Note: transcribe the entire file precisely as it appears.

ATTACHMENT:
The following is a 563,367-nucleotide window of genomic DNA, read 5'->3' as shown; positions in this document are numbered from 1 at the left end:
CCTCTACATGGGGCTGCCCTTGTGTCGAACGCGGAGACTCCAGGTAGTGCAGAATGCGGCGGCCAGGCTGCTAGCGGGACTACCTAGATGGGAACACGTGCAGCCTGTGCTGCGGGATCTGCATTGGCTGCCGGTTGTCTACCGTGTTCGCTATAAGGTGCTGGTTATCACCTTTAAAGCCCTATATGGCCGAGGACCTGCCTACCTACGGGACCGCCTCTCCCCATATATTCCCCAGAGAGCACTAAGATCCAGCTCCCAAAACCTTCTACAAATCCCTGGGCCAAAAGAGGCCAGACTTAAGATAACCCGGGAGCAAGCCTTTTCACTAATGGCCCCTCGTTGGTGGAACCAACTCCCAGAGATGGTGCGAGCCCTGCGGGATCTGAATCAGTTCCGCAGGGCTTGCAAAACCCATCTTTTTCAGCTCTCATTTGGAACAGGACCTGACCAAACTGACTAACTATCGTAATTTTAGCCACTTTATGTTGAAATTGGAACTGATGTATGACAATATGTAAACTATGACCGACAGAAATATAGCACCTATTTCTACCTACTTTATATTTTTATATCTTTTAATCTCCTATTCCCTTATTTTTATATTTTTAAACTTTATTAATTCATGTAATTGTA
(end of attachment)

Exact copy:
The following is a 563,367-nucleotide window of genomic DNA, read 5'->3' as shown; positions in this document are numbered from 1 at the left end:
CCTCTACATGGGGCTGCCCTTGTGTCGAACGCGGAGACTCCAGGTAGTGCAGAATGCGGCGGCCAGGCTGCTAGCGGGACTACCTAGATGGGAACACGTGCAGCCTGTGCTGCGGGATCTGCATTGGCTGCCGGTTGTCTACCGTGTTCGCTATAAGGTGCTGGTTATCACCTTTAAAGCCCTATATGGCCGAGGACCTGCCTACCTACGGGACCGCCTCTCCCCATATATTCCCCAGAGAGCACTAAGATCCAGCTCCCAAAACCTTCTACAAATCCCTGGGCCAAAAGAGGCCAGACTTAAGATAACCCGGGAGCAAGCCTTTTCACTAATGGCCCCTCGTTGGTGGAACCAACTCCCAGAGATGGTGCGAGCCCTGCGGGATCTGAATCAGTTCCGCAGGGCTTGCAAAACCCATCTTTTTCAGCTCTCATTTGGAACAGGACCTGACCAAACTGACTAACTATCGTAATTTTAGCCACTTTATGTTGAAATTGGAACTGATGTATGACAATATGTAAACTATGACCGACAGAAATATAGCACCTATTTCTACCTACTTTATATTTTTATATCTTTTAATCTCCTATTCCCTTATTTTTATATTTTTAAACTTTATTAATTCATGTAATTGTA